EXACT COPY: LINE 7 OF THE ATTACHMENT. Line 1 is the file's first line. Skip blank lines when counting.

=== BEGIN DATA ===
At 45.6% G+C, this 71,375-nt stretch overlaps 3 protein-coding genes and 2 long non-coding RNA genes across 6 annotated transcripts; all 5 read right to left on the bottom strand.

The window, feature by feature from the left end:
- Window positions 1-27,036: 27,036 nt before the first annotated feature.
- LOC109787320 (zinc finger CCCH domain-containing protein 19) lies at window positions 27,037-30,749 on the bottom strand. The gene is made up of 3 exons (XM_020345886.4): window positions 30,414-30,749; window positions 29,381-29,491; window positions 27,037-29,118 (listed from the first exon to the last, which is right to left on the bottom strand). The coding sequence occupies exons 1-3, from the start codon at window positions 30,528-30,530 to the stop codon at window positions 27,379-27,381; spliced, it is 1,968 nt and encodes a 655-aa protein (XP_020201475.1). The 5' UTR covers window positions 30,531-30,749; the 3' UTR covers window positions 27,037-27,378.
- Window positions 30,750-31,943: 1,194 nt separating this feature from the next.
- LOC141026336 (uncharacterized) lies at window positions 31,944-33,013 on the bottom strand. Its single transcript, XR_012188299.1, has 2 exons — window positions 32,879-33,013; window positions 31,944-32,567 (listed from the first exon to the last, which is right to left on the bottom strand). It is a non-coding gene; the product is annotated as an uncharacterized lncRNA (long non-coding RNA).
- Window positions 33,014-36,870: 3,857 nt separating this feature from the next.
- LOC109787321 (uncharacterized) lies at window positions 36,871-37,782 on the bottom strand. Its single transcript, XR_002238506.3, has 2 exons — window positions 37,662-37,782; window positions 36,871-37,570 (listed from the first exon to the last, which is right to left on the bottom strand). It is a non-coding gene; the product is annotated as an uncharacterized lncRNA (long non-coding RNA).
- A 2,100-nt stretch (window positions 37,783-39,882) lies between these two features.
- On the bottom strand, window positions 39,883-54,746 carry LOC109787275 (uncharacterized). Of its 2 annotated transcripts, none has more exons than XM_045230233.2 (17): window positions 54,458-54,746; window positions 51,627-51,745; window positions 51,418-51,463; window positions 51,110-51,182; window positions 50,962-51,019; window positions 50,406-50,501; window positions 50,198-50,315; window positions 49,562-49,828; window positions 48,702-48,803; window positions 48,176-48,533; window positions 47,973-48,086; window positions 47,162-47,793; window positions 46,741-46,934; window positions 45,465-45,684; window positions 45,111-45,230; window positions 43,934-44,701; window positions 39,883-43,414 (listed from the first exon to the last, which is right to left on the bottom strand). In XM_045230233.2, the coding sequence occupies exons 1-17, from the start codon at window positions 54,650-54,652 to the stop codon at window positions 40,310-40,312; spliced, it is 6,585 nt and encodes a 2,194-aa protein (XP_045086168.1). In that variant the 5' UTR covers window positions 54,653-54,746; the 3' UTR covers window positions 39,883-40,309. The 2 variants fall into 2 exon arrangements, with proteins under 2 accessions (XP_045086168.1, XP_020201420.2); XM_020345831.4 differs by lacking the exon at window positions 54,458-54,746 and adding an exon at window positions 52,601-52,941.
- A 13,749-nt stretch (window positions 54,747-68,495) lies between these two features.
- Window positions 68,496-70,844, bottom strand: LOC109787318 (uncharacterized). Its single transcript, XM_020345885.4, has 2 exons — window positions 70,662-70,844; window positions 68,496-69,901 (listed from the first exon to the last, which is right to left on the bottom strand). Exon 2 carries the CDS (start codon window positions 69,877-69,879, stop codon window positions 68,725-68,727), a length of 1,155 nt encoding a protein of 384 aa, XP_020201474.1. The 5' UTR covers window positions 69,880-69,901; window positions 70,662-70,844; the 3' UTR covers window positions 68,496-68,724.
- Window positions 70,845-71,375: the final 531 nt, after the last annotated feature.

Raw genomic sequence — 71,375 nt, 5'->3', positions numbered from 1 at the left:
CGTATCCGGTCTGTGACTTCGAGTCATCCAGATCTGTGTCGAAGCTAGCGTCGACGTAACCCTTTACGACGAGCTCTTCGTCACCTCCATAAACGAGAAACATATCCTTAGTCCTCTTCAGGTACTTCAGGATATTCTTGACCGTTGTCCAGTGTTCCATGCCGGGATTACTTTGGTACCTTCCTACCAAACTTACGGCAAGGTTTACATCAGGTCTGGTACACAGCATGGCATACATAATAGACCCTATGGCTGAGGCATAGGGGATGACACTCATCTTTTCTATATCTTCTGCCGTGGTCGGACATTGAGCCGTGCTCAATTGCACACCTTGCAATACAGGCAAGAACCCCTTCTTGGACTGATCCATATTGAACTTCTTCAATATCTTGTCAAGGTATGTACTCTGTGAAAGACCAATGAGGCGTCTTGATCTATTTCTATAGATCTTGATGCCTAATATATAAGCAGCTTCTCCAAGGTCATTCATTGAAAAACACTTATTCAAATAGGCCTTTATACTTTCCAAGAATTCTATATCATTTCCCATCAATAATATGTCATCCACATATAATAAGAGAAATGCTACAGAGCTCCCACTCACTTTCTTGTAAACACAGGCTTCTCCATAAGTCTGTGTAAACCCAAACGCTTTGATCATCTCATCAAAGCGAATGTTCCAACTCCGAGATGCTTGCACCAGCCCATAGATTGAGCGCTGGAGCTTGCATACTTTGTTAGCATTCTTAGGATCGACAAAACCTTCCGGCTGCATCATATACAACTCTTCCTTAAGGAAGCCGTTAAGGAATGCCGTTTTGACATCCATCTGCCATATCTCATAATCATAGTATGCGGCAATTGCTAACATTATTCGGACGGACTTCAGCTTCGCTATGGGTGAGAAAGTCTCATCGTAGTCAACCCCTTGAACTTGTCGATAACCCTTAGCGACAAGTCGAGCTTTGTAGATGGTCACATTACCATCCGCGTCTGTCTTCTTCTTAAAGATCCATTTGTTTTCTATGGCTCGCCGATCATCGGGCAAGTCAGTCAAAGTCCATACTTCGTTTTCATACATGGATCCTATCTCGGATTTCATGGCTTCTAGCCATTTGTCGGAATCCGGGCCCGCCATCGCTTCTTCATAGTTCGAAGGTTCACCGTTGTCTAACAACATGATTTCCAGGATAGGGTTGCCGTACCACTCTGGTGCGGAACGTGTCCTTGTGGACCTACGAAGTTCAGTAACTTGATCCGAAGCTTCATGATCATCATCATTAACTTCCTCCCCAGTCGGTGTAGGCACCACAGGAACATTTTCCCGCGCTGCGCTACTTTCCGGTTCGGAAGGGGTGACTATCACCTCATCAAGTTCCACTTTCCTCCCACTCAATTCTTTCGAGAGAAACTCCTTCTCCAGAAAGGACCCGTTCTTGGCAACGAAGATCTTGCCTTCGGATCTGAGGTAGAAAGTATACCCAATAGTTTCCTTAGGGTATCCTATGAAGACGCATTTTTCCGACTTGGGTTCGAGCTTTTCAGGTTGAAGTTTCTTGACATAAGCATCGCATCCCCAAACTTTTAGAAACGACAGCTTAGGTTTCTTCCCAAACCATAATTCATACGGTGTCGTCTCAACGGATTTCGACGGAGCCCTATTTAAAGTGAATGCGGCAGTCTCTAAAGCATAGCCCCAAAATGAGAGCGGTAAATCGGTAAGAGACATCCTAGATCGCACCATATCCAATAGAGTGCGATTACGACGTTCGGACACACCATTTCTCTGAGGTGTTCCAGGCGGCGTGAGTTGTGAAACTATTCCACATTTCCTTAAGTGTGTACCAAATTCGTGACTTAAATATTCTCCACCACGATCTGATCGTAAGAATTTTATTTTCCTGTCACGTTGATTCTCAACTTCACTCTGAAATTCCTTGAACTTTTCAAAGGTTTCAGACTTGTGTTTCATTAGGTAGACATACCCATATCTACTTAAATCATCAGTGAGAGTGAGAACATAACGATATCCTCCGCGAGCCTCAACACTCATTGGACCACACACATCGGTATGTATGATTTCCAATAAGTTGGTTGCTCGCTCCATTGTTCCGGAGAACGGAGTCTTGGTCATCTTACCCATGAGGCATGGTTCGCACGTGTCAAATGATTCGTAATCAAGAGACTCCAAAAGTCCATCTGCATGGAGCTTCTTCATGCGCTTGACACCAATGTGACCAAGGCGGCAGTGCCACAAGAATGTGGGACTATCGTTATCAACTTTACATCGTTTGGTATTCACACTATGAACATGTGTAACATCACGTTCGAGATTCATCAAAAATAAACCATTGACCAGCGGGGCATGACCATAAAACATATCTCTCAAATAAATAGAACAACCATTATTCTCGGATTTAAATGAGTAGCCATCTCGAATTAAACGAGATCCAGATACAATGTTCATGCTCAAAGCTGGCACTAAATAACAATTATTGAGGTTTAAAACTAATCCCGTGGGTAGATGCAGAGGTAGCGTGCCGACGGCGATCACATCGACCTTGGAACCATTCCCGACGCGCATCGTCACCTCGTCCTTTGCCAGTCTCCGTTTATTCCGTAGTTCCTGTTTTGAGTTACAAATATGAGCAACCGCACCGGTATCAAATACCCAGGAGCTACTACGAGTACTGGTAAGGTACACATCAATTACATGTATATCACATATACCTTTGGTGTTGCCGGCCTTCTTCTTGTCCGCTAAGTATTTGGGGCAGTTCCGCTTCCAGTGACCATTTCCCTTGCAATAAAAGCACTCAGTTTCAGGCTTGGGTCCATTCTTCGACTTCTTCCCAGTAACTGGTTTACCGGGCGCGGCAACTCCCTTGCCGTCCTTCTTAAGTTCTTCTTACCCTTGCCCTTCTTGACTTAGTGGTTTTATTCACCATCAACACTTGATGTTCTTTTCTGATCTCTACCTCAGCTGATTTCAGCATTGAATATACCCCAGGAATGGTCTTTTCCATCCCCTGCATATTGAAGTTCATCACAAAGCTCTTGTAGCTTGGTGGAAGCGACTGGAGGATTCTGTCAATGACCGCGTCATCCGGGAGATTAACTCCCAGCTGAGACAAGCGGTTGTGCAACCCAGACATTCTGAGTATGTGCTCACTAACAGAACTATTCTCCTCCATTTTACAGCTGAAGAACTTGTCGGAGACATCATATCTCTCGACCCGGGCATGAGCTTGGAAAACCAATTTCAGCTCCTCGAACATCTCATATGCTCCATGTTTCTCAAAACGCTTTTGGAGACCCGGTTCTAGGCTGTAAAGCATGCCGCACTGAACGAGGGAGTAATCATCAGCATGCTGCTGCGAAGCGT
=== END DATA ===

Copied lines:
- Window positions 33,014-36,870: 3,857 nt separating this feature from the next.